“I thought this project would be a way for me to improve my public speaking through something that is special to me, which is education,” said Penamon, a senior early childhood/special education major who is student teaching at Skyview Elementary School in Macon. “I wanted to take initiative and do something out of the box but still in my comfort zone.”
In 2019, Dr. Luther and two other undergraduate students collected materials and created an online tutor course. It focused on the academic elements of tutoring, and materials related to social and emotional learning in elementary students are now being added.
“There’s a correlation between a child’s social and emotional well-being and being able to learn. Just checking in with the students at the beginning can help increase their well-being,” Penamon said.
Dr. Luther wants to make sure Mercer students feel comfortable and confident during their tutoring sessions and have resources to enhance social-emotional learning. With children having to attend virtual school amid COVID-19, many will be playing catchup over the next few years. They may be dealing with frustration, trauma, sadness and confusion, so it’s important for tutors to get to know their mentees and signs they may be struggling.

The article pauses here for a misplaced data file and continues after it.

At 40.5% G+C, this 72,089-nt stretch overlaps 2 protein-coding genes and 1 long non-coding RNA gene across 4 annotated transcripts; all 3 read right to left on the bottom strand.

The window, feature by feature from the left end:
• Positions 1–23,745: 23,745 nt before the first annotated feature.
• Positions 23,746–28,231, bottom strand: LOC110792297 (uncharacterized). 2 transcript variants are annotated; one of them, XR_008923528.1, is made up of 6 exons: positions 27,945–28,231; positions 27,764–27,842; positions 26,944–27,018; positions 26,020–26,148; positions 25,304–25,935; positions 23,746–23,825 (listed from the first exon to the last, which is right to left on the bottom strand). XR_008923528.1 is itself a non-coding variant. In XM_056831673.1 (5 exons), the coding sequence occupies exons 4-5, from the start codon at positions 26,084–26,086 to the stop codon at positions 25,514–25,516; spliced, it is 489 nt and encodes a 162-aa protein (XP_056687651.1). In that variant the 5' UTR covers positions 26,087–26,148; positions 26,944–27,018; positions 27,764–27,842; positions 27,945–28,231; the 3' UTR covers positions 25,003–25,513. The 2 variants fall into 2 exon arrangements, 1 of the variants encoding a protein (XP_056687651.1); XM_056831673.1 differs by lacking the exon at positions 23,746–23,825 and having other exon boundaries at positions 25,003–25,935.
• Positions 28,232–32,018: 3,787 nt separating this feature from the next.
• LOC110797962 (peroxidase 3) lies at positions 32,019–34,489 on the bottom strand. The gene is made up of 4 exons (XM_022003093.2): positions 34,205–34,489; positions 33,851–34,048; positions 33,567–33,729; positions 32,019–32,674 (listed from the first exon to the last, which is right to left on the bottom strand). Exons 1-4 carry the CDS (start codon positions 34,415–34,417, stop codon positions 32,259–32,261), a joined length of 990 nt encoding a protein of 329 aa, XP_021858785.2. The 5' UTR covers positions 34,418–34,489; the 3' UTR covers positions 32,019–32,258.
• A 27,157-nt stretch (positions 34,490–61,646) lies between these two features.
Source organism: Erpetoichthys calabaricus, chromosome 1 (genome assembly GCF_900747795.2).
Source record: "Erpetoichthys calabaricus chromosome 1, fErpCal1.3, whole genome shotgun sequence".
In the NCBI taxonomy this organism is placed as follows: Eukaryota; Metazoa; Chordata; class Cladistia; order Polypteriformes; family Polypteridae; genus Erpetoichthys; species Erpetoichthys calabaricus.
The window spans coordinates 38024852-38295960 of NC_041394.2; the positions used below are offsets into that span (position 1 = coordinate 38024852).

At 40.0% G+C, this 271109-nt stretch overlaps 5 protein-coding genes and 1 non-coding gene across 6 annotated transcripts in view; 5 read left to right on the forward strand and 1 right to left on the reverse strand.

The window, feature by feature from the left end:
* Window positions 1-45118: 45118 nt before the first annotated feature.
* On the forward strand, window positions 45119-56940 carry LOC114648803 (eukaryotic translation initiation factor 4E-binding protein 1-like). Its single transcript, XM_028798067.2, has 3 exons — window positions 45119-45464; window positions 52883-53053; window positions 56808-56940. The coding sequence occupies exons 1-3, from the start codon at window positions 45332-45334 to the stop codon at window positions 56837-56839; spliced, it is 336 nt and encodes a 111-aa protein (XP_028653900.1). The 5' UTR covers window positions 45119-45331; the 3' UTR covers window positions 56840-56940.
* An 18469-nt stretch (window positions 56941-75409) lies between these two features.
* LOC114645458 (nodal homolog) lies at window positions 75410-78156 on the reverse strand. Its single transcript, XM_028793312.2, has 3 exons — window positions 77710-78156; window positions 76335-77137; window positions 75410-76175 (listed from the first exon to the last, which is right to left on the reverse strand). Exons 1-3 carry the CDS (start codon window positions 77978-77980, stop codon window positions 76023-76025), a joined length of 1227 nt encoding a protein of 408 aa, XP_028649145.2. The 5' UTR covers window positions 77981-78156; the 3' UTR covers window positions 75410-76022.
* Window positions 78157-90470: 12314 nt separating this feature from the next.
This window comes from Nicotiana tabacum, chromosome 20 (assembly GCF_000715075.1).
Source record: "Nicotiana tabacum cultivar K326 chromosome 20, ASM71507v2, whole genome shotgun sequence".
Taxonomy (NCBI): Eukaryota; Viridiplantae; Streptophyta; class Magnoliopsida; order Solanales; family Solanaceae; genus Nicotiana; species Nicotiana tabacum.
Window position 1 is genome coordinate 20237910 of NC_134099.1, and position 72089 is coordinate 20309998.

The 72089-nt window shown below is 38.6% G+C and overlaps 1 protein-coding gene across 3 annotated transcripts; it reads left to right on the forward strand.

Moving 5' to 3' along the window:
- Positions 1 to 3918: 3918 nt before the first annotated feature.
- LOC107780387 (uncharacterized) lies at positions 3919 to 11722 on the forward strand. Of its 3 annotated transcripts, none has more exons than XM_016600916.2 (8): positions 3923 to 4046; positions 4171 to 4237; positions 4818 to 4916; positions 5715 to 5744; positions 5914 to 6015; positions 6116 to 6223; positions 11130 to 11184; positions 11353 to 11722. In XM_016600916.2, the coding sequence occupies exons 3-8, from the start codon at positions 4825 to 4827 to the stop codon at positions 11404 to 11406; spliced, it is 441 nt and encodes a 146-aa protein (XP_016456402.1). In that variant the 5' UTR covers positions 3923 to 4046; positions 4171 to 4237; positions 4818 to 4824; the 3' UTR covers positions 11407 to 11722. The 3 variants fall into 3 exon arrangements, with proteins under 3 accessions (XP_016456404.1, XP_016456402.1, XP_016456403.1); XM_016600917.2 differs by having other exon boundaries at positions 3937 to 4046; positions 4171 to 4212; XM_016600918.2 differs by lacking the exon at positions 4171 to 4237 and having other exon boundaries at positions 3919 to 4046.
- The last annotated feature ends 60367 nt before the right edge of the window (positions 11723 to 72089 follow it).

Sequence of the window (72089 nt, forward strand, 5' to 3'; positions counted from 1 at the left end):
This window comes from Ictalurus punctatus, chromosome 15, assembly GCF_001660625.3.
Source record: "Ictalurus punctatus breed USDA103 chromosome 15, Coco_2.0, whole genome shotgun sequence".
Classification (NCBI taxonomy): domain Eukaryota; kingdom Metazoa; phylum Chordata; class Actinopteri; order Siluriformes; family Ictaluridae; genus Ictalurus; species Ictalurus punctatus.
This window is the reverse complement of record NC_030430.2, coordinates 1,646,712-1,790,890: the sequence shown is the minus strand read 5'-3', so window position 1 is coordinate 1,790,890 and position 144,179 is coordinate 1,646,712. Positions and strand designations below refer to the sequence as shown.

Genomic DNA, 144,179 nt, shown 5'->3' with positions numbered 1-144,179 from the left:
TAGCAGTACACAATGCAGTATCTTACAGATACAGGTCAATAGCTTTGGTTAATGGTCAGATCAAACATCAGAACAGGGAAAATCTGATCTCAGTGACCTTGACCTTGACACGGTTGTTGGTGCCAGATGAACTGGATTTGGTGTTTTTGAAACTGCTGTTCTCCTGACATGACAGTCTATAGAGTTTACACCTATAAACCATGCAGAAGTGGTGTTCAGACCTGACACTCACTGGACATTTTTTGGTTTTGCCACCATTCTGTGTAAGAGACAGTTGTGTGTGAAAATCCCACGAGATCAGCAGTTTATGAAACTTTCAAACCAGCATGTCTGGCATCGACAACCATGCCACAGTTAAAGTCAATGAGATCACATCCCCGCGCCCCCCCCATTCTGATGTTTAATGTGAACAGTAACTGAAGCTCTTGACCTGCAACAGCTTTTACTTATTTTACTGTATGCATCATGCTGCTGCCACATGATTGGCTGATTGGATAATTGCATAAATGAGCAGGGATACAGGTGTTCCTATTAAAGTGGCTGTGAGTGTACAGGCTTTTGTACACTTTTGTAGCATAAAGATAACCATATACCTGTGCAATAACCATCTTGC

“We’re looking for new ways to help the whole child and not just part of a child’s learning,” Dr. Luther said. “If you feel insecure as a second-grader or third-grader, if you feel that no one is there to help you, you’re not going to thrive. We see a lot of that, where students feel like no one cares.”
In the fall, the research team surveyed Mercer tutors to get their thoughts on how the tutoring program was going and suggestions for improvement, Penamon said. The results revealed this was the first time many of the Mercer students had tutored online and worked with children from impoverished environments, Dr. Luther said. Respondents also indicated they needed more time to build bonds with the children during the tutoring sessions, Penamon said.
This semester, the research team has been analyzing the results and gathering resources, videos, tips and activities that will soon be added to the course. The students also presented their research virtually during the 2021 Gulf South Summit and BEAR Day.
“This is a work in progress. It’s a continuation of improving and enhancing how we can help these children in the community,” Dr. Luther said. “The goal is to meet the students where they are, support them academically, socially and emotionally and keep adding to this online course.”